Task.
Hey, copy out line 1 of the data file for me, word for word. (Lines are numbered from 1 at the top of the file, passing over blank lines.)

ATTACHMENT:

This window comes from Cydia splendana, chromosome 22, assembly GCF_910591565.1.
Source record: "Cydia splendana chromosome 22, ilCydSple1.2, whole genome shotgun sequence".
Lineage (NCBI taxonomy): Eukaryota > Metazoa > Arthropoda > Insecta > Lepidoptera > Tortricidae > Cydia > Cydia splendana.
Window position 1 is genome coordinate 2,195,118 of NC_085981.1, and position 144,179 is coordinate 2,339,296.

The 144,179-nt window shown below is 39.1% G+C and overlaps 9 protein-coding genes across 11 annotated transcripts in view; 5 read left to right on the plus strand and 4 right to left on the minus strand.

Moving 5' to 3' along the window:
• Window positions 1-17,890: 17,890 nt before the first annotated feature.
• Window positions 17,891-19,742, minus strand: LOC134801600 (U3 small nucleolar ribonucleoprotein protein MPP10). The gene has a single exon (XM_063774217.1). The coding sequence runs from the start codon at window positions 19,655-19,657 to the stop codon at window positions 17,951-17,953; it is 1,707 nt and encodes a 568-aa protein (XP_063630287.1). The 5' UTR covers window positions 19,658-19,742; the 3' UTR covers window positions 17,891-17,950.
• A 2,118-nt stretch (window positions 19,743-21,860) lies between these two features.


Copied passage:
This window comes from Cydia splendana, chromosome 22, assembly GCF_910591565.1.